carbohydrate and energy
You have repeatedly heard that some products are called superfoods. But what exactly does this mean? Which products can be included in this honorable list? And why aren’t they really superheroes? This is my new digest.
What are superfoods?
Some products have such strong compared with their counterparts abilities to positively affect human health that they began to call them superfoods (or superfoods). In one, an unusually high concentration of powerful antioxidants. In another, a whole palette of vitamins. Still others supply us with a large dose of essential omega-3 fatty acids. In other words, it can be any property useful to our body, the main thing is that it is either extremely strong or combined with an exceptionally large number of other useful properties.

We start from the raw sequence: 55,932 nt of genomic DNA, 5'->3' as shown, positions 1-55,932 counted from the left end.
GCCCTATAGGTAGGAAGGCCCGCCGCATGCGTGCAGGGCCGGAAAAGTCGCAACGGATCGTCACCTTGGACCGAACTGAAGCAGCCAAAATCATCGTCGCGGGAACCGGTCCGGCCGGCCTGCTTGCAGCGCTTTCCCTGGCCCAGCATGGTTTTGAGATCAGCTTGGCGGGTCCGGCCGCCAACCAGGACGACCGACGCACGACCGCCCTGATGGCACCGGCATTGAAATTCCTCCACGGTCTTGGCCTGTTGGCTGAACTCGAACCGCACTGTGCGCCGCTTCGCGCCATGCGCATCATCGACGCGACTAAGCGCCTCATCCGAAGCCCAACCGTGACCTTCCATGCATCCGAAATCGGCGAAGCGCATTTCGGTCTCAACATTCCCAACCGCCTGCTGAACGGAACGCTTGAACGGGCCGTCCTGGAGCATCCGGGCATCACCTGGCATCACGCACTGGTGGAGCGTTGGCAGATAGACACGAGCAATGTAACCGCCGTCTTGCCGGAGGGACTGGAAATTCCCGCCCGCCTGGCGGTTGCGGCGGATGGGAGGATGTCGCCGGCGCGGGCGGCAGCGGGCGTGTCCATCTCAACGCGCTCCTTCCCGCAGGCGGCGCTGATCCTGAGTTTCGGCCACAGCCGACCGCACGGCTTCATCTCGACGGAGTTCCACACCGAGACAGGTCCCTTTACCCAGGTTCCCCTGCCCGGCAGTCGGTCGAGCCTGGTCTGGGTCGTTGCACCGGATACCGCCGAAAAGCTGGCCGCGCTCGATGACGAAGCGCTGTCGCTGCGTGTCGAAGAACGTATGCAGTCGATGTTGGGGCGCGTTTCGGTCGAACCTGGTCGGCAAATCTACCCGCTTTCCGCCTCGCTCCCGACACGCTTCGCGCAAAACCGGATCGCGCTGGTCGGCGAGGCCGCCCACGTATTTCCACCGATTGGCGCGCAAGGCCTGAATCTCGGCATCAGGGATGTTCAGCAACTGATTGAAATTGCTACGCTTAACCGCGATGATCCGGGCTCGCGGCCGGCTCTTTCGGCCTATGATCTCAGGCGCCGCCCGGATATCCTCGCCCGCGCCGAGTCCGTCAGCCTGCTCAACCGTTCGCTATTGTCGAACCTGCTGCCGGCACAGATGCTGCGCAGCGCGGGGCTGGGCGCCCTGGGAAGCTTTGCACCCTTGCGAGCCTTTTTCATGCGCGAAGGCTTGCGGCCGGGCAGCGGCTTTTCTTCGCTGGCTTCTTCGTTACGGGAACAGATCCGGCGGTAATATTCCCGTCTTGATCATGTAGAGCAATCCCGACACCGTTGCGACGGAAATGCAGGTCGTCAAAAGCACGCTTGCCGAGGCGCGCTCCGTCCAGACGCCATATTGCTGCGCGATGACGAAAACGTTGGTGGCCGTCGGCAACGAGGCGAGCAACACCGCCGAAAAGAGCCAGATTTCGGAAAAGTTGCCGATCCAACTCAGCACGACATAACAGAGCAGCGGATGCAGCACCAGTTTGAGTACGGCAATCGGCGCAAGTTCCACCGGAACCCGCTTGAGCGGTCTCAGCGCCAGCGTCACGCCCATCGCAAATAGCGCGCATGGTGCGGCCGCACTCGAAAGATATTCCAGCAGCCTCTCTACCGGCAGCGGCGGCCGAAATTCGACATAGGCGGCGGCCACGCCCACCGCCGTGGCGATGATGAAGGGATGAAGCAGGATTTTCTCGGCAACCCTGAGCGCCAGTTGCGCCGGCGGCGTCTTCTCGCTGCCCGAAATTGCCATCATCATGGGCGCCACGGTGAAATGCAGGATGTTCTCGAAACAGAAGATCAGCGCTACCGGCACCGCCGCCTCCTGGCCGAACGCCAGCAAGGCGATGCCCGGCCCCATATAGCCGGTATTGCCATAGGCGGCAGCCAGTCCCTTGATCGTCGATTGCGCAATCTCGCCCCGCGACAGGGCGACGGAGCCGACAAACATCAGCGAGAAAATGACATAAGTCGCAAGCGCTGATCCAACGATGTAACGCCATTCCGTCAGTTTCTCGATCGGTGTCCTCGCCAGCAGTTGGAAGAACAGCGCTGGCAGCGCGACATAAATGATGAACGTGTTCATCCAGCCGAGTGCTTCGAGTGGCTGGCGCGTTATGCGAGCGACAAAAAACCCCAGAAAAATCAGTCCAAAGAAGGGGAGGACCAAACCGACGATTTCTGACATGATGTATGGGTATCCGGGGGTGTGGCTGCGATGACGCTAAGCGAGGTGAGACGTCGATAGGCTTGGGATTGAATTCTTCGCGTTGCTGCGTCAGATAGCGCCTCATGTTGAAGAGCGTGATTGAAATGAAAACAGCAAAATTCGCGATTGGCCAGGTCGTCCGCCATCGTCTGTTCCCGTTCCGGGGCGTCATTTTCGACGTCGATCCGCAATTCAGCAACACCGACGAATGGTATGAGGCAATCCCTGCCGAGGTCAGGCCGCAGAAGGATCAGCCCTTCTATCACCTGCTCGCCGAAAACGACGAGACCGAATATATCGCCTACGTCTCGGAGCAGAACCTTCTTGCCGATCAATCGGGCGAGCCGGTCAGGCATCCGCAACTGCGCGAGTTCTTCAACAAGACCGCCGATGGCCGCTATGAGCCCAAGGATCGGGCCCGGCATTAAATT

What foods can be classified as superfoods? Continue reading
Chia seeds are rapidly spreading and gaining popularity among adherents of a healthy diet. But many, standing in front of a supermarket shelf with this rather rare product, will think about whether to take it? Why are these outlandish seeds so useful and, most importantly, how to cook them? Let’s get it right.
The seeds of this plant of the sage genus came to us from Central America. In 2005, the European Union recognized chia seeds as a “promising food.” Yes, this food is really very promising. Especially when you consider that only two tablespoons of these seeds – and this is enough to cook such a delicious and refreshing raspberry “jam” – contain at their 140 kilocalories as much as 5 grams of protein and 10 grams of fiber. And do not be afraid of 9 grams of fat contained in this portion. After all, most of it falls on essential fatty acids: a couple of tablespoons of chia seeds will more than provide you with the daily norm of alpha-linolenic acid (omega-3) and about one sixth of the norm of linoleic (omega-6) fatty acids. Continue reading